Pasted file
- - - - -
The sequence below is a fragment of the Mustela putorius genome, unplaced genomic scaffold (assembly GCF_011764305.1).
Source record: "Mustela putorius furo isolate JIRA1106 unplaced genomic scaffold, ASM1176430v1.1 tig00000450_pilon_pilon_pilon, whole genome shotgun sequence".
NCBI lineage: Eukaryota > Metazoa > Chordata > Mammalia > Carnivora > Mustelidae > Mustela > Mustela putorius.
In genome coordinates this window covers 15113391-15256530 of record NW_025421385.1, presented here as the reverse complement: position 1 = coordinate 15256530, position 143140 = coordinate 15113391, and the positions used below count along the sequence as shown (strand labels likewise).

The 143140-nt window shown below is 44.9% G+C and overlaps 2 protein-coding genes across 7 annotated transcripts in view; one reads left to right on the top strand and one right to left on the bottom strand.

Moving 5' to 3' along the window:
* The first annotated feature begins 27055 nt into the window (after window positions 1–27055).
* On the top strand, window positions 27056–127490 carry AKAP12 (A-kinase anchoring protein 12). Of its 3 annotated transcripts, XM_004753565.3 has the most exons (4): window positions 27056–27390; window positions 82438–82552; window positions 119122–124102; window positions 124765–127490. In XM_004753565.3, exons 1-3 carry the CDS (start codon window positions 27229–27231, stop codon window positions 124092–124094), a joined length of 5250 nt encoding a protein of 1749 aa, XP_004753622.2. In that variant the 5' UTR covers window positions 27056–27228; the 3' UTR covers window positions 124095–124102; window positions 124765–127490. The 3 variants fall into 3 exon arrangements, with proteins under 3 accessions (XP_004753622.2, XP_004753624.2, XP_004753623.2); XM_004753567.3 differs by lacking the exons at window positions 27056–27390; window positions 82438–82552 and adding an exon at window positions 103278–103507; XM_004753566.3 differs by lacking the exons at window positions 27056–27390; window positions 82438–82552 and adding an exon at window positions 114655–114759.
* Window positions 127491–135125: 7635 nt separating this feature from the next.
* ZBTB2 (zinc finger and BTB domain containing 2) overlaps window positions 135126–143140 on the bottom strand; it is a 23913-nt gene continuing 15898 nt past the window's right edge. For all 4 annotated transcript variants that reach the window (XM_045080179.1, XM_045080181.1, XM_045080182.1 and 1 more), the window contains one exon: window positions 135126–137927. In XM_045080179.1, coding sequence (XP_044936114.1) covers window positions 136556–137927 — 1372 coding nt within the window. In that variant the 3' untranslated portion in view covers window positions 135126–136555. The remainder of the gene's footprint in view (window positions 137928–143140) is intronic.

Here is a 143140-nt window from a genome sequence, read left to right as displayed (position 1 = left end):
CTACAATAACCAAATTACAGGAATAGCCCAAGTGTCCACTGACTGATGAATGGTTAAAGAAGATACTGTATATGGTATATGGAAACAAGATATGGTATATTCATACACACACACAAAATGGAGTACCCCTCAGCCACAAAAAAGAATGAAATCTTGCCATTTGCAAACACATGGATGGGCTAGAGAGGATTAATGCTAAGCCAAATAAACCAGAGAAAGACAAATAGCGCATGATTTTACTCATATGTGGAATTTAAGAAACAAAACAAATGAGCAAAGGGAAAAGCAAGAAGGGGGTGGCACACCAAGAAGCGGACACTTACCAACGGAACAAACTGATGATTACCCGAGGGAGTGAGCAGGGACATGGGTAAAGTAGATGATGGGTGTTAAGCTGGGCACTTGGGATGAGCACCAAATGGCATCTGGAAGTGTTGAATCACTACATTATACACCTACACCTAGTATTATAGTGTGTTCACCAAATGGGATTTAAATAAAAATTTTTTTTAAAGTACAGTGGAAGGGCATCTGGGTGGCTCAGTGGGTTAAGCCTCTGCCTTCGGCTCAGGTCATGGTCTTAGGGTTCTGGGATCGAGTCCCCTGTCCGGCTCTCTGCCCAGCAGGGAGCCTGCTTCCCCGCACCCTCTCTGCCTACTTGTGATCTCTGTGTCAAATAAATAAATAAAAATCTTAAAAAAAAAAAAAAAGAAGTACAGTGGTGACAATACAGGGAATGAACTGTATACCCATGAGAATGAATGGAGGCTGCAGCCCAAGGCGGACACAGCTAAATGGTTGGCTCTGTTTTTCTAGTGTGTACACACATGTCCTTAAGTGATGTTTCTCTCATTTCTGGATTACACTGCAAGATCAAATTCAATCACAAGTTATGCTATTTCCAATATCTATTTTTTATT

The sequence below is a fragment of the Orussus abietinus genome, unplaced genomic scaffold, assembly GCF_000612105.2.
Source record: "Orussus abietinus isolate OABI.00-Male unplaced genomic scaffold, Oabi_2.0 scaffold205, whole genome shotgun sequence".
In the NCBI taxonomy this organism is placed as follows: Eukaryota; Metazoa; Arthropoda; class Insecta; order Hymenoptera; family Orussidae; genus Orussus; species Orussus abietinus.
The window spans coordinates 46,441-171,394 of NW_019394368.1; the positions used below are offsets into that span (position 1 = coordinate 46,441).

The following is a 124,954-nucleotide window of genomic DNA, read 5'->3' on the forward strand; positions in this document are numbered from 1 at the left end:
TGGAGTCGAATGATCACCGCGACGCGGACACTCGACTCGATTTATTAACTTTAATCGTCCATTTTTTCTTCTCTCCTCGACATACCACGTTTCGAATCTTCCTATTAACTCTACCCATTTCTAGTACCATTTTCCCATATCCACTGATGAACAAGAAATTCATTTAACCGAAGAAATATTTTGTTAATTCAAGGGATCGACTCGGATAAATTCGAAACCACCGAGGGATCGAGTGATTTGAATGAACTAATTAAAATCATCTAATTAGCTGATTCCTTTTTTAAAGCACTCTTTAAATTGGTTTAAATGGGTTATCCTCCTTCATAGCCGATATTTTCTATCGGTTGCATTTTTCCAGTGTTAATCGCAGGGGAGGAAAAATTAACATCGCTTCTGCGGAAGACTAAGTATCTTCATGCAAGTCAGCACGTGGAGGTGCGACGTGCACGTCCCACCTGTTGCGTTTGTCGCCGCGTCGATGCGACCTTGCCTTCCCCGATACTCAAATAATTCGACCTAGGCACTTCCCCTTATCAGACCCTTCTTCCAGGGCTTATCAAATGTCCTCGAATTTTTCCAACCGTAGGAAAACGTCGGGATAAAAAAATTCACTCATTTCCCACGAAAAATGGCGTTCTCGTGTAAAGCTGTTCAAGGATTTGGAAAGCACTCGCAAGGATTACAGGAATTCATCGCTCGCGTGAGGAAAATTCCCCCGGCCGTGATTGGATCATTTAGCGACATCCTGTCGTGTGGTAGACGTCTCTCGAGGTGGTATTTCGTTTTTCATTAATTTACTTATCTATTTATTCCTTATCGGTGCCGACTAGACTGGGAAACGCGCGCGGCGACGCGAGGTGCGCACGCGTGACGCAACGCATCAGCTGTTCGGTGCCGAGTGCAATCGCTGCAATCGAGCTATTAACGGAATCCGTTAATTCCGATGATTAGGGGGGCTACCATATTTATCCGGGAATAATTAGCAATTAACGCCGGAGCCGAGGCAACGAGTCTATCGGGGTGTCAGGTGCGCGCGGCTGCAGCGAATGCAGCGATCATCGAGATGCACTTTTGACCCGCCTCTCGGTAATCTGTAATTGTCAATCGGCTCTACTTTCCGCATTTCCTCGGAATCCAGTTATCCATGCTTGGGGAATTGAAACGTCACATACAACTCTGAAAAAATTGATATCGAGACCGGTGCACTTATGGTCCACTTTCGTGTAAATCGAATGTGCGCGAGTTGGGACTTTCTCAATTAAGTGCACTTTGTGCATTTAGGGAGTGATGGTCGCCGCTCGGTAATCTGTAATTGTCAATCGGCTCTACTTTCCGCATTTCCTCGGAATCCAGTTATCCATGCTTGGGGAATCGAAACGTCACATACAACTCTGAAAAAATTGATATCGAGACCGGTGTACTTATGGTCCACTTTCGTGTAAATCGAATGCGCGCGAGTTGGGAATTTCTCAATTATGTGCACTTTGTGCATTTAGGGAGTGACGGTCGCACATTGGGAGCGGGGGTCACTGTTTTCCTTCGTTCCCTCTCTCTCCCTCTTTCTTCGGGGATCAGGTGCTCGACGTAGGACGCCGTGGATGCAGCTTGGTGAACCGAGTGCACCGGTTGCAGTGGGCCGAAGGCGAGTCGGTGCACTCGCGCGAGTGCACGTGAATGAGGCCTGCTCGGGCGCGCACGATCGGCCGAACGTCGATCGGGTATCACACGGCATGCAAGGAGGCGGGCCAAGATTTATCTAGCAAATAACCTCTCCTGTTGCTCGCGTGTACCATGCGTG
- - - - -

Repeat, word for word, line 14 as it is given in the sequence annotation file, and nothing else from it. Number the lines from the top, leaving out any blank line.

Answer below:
Source record: "Orussus abietinus isolate OABI.00-Male unplaced genomic scaffold, Oabi_2.0 scaffold205, whole genome shotgun sequence".